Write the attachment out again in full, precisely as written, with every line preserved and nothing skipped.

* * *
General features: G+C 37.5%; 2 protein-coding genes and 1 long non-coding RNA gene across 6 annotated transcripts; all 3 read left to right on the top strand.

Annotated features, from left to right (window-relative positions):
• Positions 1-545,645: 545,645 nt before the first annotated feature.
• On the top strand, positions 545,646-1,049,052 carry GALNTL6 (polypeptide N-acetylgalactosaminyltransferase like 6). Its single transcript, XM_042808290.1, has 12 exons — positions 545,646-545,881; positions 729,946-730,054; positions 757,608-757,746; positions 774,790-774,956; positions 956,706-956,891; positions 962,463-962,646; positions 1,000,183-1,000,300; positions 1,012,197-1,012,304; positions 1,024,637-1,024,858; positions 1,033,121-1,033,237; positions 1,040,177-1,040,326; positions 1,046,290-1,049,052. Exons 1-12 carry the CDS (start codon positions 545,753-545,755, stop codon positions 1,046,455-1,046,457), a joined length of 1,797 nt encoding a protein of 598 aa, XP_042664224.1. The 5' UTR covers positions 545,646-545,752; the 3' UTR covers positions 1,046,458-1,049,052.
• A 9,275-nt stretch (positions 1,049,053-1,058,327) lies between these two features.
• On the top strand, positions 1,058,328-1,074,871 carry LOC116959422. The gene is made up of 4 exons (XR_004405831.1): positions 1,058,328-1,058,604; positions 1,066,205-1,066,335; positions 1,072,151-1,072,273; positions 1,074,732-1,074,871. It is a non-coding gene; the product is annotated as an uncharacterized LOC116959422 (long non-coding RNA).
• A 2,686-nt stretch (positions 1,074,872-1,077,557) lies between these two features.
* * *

General features: G+C 37.5%; 2 protein-coding genes and 1 long non-coding RNA gene across 6 annotated transcripts; all 3 read left to right on the top strand.

Annotated features, from left to right (window-relative positions):
• Positions 1-545,645: 545,645 nt before the first annotated feature.
• On the top strand, positions 545,646-1,049,052 carry GALNTL6 (polypeptide N-acetylgalactosaminyltransferase like 6). Its single transcript, XM_042808290.1, has 12 exons — positions 545,646-545,881; positions 729,946-730,054; positions 757,608-757,746; positions 774,790-774,956; positions 956,706-956,891; positions 962,463-962,646; positions 1,000,183-1,000,300; positions 1,012,197-1,012,304; positions 1,024,637-1,024,858; positions 1,033,121-1,033,237; positions 1,040,177-1,040,326; positions 1,046,290-1,049,052. Exons 1-12 carry the CDS (start codon positions 545,753-545,755, stop codon positions 1,046,455-1,046,457), a joined length of 1,797 nt encoding a protein of 598 aa, XP_042664224.1. The 5' UTR covers positions 545,646-545,752; the 3' UTR covers positions 1,046,458-1,049,052.
• A 9,275-nt stretch (positions 1,049,053-1,058,327) lies between these two features.
• On the top strand, positions 1,058,328-1,074,871 carry LOC116959422. The gene is made up of 4 exons (XR_004405831.1): positions 1,058,328-1,058,604; positions 1,066,205-1,066,335; positions 1,072,151-1,072,273; positions 1,074,732-1,074,871. It is a non-coding gene; the product is annotated as an uncharacterized LOC116959422 (long non-coding RNA).
• A 2,686-nt stretch (positions 1,074,872-1,077,557) lies between these two features.